Howard Schultz knows how to execute! At least he’s telling us what’s wrong with the website.

Which reminds me of the time when Starbucks rolled out their first exclusive CD release for a brand new band never had heard of… yeah, that didn’t go so well.

And today we hear Howard complaining on how hard it was to own a basketball team. Why didn’t you just execute and fix things?

One of the hardest things about the launch of was the combination of a strict timeline, huge expectations and a fixed amount of cash. Can you tell me of a single large tech project over the last few years that has worked with those 3 constraints? Twitter grew slowly and had ‘fail whale’ problems for years. Google launched Google Plus and everyone flocked to it, just to abandon it faster than they arrived. mySpace relaunched and no one cares. Over half of Facebook’s new ideas are met with ridicule, Facebook Home anyone?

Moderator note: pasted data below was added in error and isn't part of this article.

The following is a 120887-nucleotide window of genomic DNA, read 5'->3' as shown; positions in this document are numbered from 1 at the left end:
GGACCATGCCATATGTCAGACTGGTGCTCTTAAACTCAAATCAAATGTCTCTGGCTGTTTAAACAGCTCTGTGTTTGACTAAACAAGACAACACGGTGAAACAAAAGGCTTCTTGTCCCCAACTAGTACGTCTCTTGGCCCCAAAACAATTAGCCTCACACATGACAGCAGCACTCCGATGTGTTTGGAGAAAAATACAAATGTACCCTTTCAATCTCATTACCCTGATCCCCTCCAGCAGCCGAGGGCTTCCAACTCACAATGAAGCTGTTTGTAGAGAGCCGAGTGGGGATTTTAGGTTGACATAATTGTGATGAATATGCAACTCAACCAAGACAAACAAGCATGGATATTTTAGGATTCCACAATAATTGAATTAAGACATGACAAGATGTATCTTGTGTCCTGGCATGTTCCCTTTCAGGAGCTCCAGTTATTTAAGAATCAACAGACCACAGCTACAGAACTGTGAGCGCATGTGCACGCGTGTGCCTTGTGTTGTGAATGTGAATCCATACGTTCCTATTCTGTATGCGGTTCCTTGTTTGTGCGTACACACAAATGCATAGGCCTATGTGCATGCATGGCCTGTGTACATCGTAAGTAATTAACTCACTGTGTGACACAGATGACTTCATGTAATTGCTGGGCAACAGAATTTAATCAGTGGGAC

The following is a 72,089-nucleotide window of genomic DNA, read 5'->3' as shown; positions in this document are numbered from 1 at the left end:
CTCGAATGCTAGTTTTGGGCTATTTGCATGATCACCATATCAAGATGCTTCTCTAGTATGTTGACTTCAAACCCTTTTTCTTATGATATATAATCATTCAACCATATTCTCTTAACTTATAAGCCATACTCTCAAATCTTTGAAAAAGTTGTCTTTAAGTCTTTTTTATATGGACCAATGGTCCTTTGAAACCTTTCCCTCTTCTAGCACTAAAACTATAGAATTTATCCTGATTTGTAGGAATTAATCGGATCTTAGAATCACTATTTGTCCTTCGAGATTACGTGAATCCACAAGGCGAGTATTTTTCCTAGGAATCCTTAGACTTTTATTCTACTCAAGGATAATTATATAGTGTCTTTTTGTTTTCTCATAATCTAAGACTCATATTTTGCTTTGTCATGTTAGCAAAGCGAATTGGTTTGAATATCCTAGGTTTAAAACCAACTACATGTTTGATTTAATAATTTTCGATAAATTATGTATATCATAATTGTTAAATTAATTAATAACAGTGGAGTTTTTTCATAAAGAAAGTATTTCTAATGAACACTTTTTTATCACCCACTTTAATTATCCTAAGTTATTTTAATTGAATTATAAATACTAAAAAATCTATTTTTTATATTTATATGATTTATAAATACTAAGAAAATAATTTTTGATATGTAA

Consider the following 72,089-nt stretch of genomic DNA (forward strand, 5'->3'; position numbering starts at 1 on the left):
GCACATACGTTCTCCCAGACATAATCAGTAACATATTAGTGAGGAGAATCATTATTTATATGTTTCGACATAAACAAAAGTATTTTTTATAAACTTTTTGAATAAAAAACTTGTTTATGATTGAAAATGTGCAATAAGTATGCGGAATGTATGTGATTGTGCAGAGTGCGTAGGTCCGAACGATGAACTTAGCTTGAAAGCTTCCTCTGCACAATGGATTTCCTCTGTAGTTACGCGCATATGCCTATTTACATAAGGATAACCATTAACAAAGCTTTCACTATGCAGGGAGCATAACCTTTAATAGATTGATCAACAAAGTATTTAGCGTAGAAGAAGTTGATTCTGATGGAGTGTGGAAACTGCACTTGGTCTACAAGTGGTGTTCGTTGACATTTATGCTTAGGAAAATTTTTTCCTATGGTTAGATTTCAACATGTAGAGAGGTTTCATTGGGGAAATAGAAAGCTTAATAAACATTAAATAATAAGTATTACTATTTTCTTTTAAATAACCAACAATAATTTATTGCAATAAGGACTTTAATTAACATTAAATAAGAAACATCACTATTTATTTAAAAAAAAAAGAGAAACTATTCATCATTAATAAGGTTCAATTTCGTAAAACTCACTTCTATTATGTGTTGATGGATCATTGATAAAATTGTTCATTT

Big tech projects are hard. They are hard because the expectations is that on day one millions of people can access, use, navigate, and figure out a brand new infrastructure with a very small possibility for actual real world testing actually works.

Add to that government requirements, public process expectations and no ability to just quickly raise another funding round in the money drunk valley and you got yourself a recipe for disaster.

But not to fret, it’s mainly a public relations disaster right now. Tech can be fixed, software improved, code optimized and sites refreshed. This wasn’t millions down a drain, there is no need for costly product recalls in fear of a life-threatening malfunction.

It’s just code – just fix it, iterate, improve and ship.